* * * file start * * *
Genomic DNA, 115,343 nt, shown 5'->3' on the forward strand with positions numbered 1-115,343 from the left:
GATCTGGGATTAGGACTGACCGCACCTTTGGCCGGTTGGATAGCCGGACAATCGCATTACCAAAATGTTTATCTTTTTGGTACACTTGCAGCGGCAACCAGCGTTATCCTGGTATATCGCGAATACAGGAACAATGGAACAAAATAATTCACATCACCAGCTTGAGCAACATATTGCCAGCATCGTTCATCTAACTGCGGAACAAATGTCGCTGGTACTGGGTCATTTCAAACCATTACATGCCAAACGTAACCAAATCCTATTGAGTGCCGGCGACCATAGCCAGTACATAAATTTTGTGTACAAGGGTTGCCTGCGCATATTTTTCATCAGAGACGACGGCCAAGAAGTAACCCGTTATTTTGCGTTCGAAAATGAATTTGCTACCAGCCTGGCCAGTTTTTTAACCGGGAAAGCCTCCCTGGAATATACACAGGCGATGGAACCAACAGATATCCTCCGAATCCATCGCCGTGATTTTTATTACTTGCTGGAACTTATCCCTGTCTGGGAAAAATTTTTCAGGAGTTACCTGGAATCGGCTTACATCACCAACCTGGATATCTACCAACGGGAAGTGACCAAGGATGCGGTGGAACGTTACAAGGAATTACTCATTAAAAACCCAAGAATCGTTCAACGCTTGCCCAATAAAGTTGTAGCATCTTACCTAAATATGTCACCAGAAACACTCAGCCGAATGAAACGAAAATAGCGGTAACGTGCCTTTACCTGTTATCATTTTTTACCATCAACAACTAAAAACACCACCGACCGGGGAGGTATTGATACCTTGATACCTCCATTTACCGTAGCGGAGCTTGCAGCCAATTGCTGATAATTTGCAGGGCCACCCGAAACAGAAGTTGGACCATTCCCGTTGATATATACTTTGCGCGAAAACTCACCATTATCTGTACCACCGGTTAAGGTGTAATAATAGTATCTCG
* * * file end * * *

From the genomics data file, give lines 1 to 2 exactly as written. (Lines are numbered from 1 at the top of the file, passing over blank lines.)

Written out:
Genomic DNA, 115,343 nt, shown 5'->3' on the forward strand with positions numbered 1-115,343 from the left:
GATCTGGGATTAGGACTGACCGCACCTTTGGCCGGTTGGATAGCCGGACAATCGCATTACCAAAATGTTTATCTTTTTGGTACACTTGCAGCGGCAACCAGCGTTATCCTGGTATATCGCGAATACAGGAACAATGGAACAAAATAATTCACATCACCAGCTTGAGCAACATATTGCCAGCATCGTTCATCTAACTGCGGAACAAATGTCGCTGGTACTGGGTCATTTCAAACCATTACATGCCAAACGTAACCAAATCCTATTGAGTGCCGGCGACCATAGCCAGTACATAAATTTTGTGTACAAGGGTTGCCTGCGCATATTTTTCATCAGAGACGACGGCCAAGAAGTAACCCGTTATTTTGCGTTCGAAAATGAATTTGCTACCAGCCTGGCCAGTTTTTTAACCGGGAAAGCCTCCCTGGAATATACACAGGCGATGGAACCAACAGATATCCTCCGAATCCATCGCCGTGATTTTTATTACTTGCTGGAACTTATCCCTGTCTGGGAAAAATTTTTCAGGAGTTACCTGGAATCGGCTTACATCACCAACCTGGATATCTACCAACGGGAAGTGACCAAGGATGCGGTGGAACGTTACAAGGAATTACTCATTAAAAACCCAAGAATCGTTCAACGCTTGCCCAATAAAGTTGTAGCATCTTACCTAAATATGTCACCAGAAACACTCAGCCGAATGAAACGAAAATAGCGGTAACGTGCCTTTACCTGTTATCATTTTTTACCATCAACAACTAAAAACACCACCGACCGGGGAGGTATTGATACCTTGATACCTCCATTTACCGTAGCGGAGCTTGCAGCCAATTGCTGATAATTTGCAGGGCCACCCGAAACAGAAGTTGGACCATTCCCGTTGATATATACTTTGCGCGAAAACTCACCATTATCTGTACCACCGGTTAAGGTGTAATAATAGTATCTCG